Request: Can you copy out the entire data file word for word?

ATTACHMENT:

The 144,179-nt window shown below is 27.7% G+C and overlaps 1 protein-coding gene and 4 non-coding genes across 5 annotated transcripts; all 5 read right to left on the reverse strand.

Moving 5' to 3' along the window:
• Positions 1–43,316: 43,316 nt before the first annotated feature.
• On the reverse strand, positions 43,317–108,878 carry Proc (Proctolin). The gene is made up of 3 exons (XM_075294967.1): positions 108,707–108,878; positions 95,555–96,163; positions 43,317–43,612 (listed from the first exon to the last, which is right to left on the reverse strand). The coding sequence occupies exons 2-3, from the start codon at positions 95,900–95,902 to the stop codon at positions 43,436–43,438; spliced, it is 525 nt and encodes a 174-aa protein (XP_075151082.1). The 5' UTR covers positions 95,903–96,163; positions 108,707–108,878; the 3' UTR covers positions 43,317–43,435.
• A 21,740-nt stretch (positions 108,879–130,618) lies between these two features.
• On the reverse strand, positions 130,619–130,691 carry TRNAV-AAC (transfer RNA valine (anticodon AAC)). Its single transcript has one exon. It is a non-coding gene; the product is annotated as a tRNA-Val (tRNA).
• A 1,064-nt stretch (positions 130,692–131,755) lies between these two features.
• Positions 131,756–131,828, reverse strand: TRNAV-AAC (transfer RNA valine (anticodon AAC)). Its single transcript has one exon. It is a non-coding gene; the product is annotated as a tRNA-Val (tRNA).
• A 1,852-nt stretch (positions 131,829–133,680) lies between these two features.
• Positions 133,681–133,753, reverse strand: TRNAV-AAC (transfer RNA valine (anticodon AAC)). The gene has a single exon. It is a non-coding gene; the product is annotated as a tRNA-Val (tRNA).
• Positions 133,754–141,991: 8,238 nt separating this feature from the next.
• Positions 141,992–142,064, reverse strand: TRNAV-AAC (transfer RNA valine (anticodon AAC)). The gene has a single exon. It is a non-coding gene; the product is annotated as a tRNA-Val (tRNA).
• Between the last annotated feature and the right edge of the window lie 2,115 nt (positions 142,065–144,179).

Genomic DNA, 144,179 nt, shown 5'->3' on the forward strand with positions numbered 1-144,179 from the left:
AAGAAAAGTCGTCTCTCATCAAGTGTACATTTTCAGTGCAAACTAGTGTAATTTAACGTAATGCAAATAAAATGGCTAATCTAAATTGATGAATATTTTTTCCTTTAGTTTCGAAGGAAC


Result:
The 144,179-nt window shown below is 27.7% G+C and overlaps 1 protein-coding gene and 4 non-coding genes across 5 annotated transcripts; all 5 read right to left on the reverse strand.

Moving 5' to 3' along the window:
• Positions 1–43,316: 43,316 nt before the first annotated feature.
• On the reverse strand, positions 43,317–108,878 carry Proc (Proctolin). The gene is made up of 3 exons (XM_075294967.1): positions 108,707–108,878; positions 95,555–96,163; positions 43,317–43,612 (listed from the first exon to the last, which is right to left on the reverse strand). The coding sequence occupies exons 2-3, from the start codon at positions 95,900–95,902 to the stop codon at positions 43,436–43,438; spliced, it is 525 nt and encodes a 174-aa protein (XP_075151082.1). The 5' UTR covers positions 95,903–96,163; positions 108,707–108,878; the 3' UTR covers positions 43,317–43,435.
• A 21,740-nt stretch (positions 108,879–130,618) lies between these two features.
• On the reverse strand, positions 130,619–130,691 carry TRNAV-AAC (transfer RNA valine (anticodon AAC)). Its single transcript has one exon. It is a non-coding gene; the product is annotated as a tRNA-Val (tRNA).
• A 1,064-nt stretch (positions 130,692–131,755) lies between these two features.
• Positions 131,756–131,828, reverse strand: TRNAV-AAC (transfer RNA valine (anticodon AAC)). Its single transcript has one exon. It is a non-coding gene; the product is annotated as a tRNA-Val (tRNA).
• A 1,852-nt stretch (positions 131,829–133,680) lies between these two features.
• Positions 133,681–133,753, reverse strand: TRNAV-AAC (transfer RNA valine (anticodon AAC)). The gene has a single exon. It is a non-coding gene; the product is annotated as a tRNA-Val (tRNA).
• Positions 133,754–141,991: 8,238 nt separating this feature from the next.
• Positions 141,992–142,064, reverse strand: TRNAV-AAC (transfer RNA valine (anticodon AAC)). The gene has a single exon. It is a non-coding gene; the product is annotated as a tRNA-Val (tRNA).
• Between the last annotated feature and the right edge of the window lie 2,115 nt (positions 142,065–144,179).

Genomic DNA, 144,179 nt, shown 5'->3' on the forward strand with positions numbered 1-144,179 from the left:
AAGAAAAGTCGTCTCTCATCAAGTGTACATTTTCAGTGCAAACTAGTGTAATTTAACGTAATGCAAATAAAATGGCTAATCTAAATTGATGAATATTTTTTCCTTTAGTTTCGAAGGAAC